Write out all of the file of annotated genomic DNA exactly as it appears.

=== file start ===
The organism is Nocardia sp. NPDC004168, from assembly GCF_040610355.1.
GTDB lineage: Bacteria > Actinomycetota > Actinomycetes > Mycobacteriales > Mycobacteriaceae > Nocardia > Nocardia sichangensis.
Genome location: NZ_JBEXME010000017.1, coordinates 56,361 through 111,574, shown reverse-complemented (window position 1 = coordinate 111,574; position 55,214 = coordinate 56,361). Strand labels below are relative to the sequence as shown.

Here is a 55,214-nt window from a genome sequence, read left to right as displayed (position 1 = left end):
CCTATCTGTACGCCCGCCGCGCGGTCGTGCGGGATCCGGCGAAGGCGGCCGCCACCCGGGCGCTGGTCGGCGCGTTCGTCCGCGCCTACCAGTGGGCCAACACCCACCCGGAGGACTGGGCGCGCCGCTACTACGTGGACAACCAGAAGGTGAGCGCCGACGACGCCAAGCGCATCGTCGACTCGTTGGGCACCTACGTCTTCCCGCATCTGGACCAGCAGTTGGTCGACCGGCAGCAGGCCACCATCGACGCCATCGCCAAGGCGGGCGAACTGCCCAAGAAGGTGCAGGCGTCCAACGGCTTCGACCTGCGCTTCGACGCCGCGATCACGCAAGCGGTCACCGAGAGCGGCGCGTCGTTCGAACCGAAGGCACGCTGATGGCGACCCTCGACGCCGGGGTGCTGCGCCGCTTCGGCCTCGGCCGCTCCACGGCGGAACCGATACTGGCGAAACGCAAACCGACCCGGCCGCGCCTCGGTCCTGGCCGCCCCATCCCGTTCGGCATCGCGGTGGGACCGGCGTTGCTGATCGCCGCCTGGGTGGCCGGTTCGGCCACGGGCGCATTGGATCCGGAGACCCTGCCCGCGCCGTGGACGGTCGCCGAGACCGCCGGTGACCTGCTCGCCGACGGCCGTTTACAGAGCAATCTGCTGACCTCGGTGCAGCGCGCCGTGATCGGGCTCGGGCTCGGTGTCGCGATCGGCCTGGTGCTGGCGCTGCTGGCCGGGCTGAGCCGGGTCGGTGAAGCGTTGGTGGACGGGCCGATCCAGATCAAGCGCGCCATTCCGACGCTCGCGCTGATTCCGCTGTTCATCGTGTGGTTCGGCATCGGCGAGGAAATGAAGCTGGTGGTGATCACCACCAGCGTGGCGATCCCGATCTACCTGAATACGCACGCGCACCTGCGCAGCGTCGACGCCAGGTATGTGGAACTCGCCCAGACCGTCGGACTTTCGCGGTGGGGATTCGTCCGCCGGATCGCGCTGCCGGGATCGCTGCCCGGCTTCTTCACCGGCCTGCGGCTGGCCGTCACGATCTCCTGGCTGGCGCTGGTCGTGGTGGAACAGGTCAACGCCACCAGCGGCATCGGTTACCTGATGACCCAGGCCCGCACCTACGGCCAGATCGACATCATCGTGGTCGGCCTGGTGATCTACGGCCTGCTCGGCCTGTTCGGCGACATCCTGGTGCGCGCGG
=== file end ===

The organism is Nocardia sp. NPDC004168, from assembly GCF_040610355.1.
GTDB lineage: Bacteria > Actinomycetota > Actinomycetes > Mycobacteriales > Mycobacteriaceae > Nocardia > Nocardia sichangensis.
Genome location: NZ_JBEXME010000017.1, coordinates 56,361 through 111,574, shown reverse-complemented (window position 1 = coordinate 111,574; position 55,214 = coordinate 56,361). Strand labels below are relative to the sequence as shown.

Here is a 55,214-nt window from a genome sequence, read left to right as displayed (position 1 = left end):
CCTATCTGTACGCCCGCCGCGCGGTCGTGCGGGATCCGGCGAAGGCGGCCGCCACCCGGGCGCTGGTCGGCGCGTTCGTCCGCGCCTACCAGTGGGCCAACACCCACCCGGAGGACTGGGCGCGCCGCTACTACGTGGACAACCAGAAGGTGAGCGCCGACGACGCCAAGCGCATCGTCGACTCGTTGGGCACCTACGTCTTCCCGCATCTGGACCAGCAGTTGGTCGACCGGCAGCAGGCCACCATCGACGCCATCGCCAAGGCGGGCGAACTGCCCAAGAAGGTGCAGGCGTCCAACGGCTTCGACCTGCGCTTCGACGCCGCGATCACGCAAGCGGTCACCGAGAGCGGCGCGTCGTTCGAACCGAAGGCACGCTGATGGCGACCCTCGACGCCGGGGTGCTGCGCCGCTTCGGCCTCGGCCGCTCCACGGCGGAACCGATACTGGCGAAACGCAAACCGACCCGGCCGCGCCTCGGTCCTGGCCGCCCCATCCCGTTCGGCATCGCGGTGGGACCGGCGTTGCTGATCGCCGCCTGGGTGGCCGGTTCGGCCACGGGCGCATTGGATCCGGAGACCCTGCCCGCGCCGTGGACGGTCGCCGAGACCGCCGGTGACCTGCTCGCCGACGGCCGTTTACAGAGCAATCTGCTGACCTCGGTGCAGCGCGCCGTGATCGGGCTCGGGCTCGGTGTCGCGATCGGCCTGGTGCTGGCGCTGCTGGCCGGGCTGAGCCGGGTCGGTGAAGCGTTGGTGGACGGGCCGATCCAGATCAAGCGCGCCATTCCGACGCTCGCGCTGATTCCGCTGTTCATCGTGTGGTTCGGCATCGGCGAGGAAATGAAGCTGGTGGTGATCACCACCAGCGTGGCGATCCCGATCTACCTGAATACGCACGCGCACCTGCGCAGCGTCGACGCCAGGTATGTGGAACTCGCCCAGACCGTCGGACTTTCGCGGTGGGGATTCGTCCGCCGGATCGCGCTGCCGGGATCGCTGCCCGGCTTCTTCACCGGCCTGCGGCTGGCCGTCACGATCTCCTGGCTGGCGCTGGTCGTGGTGGAACAGGTCAACGCCACCAGCGGCATCGGTTACCTGATGACCCAGGCCCGCACCTACGGCCAGATCGACATCATCGTGGTCGGCCTGGTGATCTACGGCCTGCTCGGCCTGTTCGGCGACATCCTGGTGCGCGCGG